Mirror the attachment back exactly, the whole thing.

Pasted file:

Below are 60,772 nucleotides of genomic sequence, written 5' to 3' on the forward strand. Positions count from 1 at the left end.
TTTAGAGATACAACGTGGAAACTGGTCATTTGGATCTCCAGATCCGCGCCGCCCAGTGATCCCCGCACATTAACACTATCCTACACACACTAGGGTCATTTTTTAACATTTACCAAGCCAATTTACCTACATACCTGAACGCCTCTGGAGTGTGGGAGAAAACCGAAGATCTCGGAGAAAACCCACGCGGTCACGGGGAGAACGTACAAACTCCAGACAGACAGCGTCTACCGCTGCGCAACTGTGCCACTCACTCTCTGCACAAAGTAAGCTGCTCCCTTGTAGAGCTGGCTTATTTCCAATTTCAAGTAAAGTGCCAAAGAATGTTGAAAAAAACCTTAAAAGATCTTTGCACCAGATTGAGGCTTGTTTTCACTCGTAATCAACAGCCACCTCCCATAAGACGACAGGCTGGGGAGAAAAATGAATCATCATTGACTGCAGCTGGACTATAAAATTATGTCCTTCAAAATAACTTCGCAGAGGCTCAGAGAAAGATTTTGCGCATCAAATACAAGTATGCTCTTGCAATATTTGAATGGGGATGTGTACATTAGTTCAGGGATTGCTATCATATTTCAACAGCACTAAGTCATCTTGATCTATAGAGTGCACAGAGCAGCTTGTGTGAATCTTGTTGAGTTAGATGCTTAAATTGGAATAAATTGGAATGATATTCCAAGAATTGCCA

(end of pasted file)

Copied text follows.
Below are 60,772 nucleotides of genomic sequence, written 5' to 3' on the forward strand. Positions count from 1 at the left end.
TTTAGAGATACAACGTGGAAACTGGTCATTTGGATCTCCAGATCCGCGCCGCCCAGTGATCCCCGCACATTAACACTATCCTACACACACTAGGGTCATTTTTTAACATTTACCAAGCCAATTTACCTACATACCTGAACGCCTCTGGAGTGTGGGAGAAAACCGAAGATCTCGGAGAAAACCCACGCGGTCACGGGGAGAACGTACAAACTCCAGACAGACAGCGTCTACCGCTGCGCAACTGTGCCACTCACTCTCTGCACAAAGTAAGCTGCTCCCTTGTAGAGCTGGCTTATTTCCAATTTCAAGTAAAGTGCCAAAGAATGTTGAAAAAAACCTTAAAAGATCTTTGCACCAGATTGAGGCTTGTTTTCACTCGTAATCAACAGCCACCTCCCATAAGACGACAGGCTGGGGAGAAAAATGAATCATCATTGACTGCAGCTGGACTATAAAATTATGTCCTTCAAAATAACTTCGCAGAGGCTCAGAGAAAGATTTTGCGCATCAAATACAAGTATGCTCTTGCAATATTTGAATGGGGATGTGTACATTAGTTCAGGGATTGCTATCATATTTCAACAGCACTAAGTCATCTTGATCTATAGAGTGCACAGAGCAGCTTGTGTGAATCTTGTTGAGTTAGATGCTTAAATTGGAATAAATTGGAATGATATTCCAAGAATTGCCA